DfT faces fresh risks over rail franchising, NAO warns

24 Nov 15

The Department for Transport has improved its management of rail franchises following the collapse of West Coast intercity deal in 2012, but new risks are emerging due to delays and the rising costs of upgrades, auditors have found.

In a probe of the department’s work since the award of the West Coast mainline franchises was cancelled due to civil service errors, the National Audit Office said concerns raised had been addressed.

The NAO reported in 2012 that the project had lacked proper management oversight, and governance was confused.

Following this, the DfT has strengthened its leadership as well as boosting its franchise management capacity and capability, the watchdog said.

Since the franchising programme was restarted in 2013 the DfT has awarded three franchises through competition, with operators contracted to pay higher returns than Whitehall estimates of what would have been paid under previous franchise terms.

However, there have also been 10 direct awards to existing franchises as part of an effort to ensure a staggered schedule of competitions in future.
Although this was a sensible temporary measure, auditors said it created risks that opportunities to maximise value for money could be missed.

In addition, resources may be stretched if, as planned, there are four franchise awards to be made between February and November 2017, which could overburden the market.

However, it was also likely that the scale and complexity of planned infrastructure work across the network, which includes electrification of a number of key lines, would require the DfT to reconsider how to protect value for money.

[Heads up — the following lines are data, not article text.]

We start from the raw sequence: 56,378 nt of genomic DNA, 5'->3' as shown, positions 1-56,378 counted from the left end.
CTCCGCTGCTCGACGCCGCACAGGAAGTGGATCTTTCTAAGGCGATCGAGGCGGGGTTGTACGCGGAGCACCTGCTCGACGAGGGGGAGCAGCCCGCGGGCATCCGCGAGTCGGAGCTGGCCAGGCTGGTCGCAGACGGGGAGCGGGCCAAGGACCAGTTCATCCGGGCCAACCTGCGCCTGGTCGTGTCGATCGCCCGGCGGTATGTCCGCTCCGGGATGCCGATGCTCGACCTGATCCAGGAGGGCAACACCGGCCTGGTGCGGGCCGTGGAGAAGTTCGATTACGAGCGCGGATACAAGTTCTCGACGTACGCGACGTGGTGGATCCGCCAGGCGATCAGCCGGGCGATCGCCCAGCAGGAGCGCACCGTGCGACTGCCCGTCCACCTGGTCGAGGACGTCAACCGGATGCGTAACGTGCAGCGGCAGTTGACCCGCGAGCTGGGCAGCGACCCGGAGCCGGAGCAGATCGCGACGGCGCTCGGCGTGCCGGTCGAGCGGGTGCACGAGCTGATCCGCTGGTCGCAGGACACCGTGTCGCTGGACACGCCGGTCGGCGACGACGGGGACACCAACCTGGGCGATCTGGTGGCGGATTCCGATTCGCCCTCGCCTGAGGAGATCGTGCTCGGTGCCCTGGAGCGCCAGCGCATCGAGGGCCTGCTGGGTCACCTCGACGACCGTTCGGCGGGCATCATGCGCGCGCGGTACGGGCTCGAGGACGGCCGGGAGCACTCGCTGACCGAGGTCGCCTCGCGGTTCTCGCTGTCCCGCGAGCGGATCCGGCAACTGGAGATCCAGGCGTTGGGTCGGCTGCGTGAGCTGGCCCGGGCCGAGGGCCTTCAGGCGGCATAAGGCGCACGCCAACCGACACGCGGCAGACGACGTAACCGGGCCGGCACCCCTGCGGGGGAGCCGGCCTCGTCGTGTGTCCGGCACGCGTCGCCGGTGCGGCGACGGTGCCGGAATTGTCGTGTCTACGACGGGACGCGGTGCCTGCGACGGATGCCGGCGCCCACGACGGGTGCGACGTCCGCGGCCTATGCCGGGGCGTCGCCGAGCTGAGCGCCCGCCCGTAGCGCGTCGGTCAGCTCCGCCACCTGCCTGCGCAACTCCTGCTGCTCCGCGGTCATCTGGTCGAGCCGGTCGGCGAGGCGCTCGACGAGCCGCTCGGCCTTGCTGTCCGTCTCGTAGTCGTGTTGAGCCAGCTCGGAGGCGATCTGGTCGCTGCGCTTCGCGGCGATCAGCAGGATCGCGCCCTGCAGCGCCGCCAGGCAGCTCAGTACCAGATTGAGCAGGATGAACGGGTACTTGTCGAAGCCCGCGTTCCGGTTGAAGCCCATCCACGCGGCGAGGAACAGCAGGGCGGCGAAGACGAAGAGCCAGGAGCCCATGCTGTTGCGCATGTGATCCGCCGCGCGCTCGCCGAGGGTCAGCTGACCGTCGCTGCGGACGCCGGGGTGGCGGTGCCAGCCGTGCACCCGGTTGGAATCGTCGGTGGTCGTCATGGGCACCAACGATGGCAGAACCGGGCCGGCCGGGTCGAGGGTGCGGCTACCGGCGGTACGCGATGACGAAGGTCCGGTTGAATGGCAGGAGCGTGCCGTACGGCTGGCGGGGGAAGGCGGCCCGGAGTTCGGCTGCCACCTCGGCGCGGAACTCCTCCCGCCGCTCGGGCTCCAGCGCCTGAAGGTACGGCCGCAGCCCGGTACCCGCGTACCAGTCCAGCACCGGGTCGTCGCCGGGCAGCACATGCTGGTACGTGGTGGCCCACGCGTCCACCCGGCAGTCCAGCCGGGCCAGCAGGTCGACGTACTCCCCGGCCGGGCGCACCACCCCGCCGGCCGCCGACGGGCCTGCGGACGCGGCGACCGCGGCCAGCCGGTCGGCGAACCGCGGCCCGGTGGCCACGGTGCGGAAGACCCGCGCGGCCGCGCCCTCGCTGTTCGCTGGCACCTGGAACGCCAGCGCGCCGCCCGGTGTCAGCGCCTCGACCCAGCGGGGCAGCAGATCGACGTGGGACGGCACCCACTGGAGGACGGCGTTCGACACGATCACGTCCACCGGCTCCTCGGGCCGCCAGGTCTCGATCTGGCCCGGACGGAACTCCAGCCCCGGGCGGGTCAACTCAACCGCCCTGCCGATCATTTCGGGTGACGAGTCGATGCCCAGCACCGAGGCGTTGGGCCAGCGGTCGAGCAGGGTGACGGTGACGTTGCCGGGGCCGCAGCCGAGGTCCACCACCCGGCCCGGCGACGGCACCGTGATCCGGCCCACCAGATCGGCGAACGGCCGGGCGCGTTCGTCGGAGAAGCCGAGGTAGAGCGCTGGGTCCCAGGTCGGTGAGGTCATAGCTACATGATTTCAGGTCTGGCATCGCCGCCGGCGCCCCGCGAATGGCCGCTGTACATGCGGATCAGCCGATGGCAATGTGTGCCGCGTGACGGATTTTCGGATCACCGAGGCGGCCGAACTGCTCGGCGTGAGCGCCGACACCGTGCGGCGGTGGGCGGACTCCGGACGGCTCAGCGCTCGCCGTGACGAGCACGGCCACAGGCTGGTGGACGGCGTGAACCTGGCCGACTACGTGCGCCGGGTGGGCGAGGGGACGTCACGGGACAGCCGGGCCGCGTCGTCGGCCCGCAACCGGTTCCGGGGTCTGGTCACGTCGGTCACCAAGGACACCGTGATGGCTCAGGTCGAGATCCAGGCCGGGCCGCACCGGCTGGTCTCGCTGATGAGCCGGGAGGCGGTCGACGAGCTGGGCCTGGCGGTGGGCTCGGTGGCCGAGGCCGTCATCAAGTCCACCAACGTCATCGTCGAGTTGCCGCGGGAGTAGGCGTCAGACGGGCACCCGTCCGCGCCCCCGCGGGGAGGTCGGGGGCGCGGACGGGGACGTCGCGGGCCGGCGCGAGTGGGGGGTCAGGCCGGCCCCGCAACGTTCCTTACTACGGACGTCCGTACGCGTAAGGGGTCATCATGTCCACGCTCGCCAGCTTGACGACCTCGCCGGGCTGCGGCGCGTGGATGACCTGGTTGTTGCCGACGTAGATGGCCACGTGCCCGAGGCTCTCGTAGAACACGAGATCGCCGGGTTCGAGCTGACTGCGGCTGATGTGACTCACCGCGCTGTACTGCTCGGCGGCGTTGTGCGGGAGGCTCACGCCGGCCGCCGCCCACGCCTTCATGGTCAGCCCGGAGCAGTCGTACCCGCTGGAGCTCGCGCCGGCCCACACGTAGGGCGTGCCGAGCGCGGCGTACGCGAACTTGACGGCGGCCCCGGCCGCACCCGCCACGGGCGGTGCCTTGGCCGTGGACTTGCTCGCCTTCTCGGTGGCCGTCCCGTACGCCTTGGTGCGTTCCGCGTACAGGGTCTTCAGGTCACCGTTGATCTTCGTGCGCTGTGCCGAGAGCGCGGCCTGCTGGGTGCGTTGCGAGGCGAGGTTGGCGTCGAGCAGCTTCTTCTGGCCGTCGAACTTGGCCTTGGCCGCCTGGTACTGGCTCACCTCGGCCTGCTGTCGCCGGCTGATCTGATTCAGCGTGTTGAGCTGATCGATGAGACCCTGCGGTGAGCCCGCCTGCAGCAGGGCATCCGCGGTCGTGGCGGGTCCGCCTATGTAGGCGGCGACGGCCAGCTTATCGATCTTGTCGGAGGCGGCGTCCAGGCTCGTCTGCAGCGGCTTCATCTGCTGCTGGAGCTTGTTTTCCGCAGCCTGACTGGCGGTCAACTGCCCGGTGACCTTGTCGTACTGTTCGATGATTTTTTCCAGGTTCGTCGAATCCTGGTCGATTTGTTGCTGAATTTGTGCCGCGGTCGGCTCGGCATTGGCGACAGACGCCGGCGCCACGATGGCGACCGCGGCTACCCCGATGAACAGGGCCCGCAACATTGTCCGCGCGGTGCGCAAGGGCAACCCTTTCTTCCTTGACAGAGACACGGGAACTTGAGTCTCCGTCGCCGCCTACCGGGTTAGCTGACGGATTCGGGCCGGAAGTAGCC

Options include delaying competitions until there is greater certainty about infrastructure plans on lines such as the Trans Pennine Express and Great Western routes, or using management contracts or franchise awards.

Auditor general Amyas Morse said risks remained to the rail franchising programme, which provided £1.2bn in net payments to the DfT in 2014/15.

“There is considerable uncertainty and volatility around the rail infrastructure improvement programme. And there are risks to effective competition should market interest decline,” he said.

“The department recognises these challenges and is taking steps to address them.”

Responding to the report, a DfT spokesman said: “We welcome the NAO’s findings that we are delivering improvements for passengers, increasing value for money for taxpayers and improving the confidence of the rail industry in franchising.

“We are clear that franchising provides the best way to run rail services. Since privatisation, the rail industry has been transformed from an industry once in decline to a real success story, with passenger journeys more than doubling over the past 20 years. However we are not complacent. We listen to passengers and recognise there are challenges to overcome. We continue working hard to address them.”

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